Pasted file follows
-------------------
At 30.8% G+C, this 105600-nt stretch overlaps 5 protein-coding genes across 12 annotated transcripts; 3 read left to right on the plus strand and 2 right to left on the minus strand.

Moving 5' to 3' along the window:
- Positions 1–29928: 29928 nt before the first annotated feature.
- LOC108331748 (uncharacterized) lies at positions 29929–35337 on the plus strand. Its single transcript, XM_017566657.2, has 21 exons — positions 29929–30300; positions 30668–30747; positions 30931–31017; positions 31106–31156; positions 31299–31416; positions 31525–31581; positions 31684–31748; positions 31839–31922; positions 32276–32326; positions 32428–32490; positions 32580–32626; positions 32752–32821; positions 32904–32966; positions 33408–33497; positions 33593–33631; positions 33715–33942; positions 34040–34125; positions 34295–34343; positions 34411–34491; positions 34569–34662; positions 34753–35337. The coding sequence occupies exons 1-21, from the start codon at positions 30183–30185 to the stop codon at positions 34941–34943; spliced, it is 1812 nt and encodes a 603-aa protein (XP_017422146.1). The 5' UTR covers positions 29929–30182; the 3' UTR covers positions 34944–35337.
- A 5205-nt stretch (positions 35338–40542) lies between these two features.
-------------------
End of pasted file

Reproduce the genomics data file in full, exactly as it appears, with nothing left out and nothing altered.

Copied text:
At 30.8% G+C, this 105600-nt stretch overlaps 5 protein-coding genes across 12 annotated transcripts; 3 read left to right on the plus strand and 2 right to left on the minus strand.

Moving 5' to 3' along the window:
- Positions 1–29928: 29928 nt before the first annotated feature.
- LOC108331748 (uncharacterized) lies at positions 29929–35337 on the plus strand. Its single transcript, XM_017566657.2, has 21 exons — positions 29929–30300; positions 30668–30747; positions 30931–31017; positions 31106–31156; positions 31299–31416; positions 31525–31581; positions 31684–31748; positions 31839–31922; positions 32276–32326; positions 32428–32490; positions 32580–32626; positions 32752–32821; positions 32904–32966; positions 33408–33497; positions 33593–33631; positions 33715–33942; positions 34040–34125; positions 34295–34343; positions 34411–34491; positions 34569–34662; positions 34753–35337. The coding sequence occupies exons 1-21, from the start codon at positions 30183–30185 to the stop codon at positions 34941–34943; spliced, it is 1812 nt and encodes a 603-aa protein (XP_017422146.1). The 5' UTR covers positions 29929–30182; the 3' UTR covers positions 34944–35337.
- A 5205-nt stretch (positions 35338–40542) lies between these two features.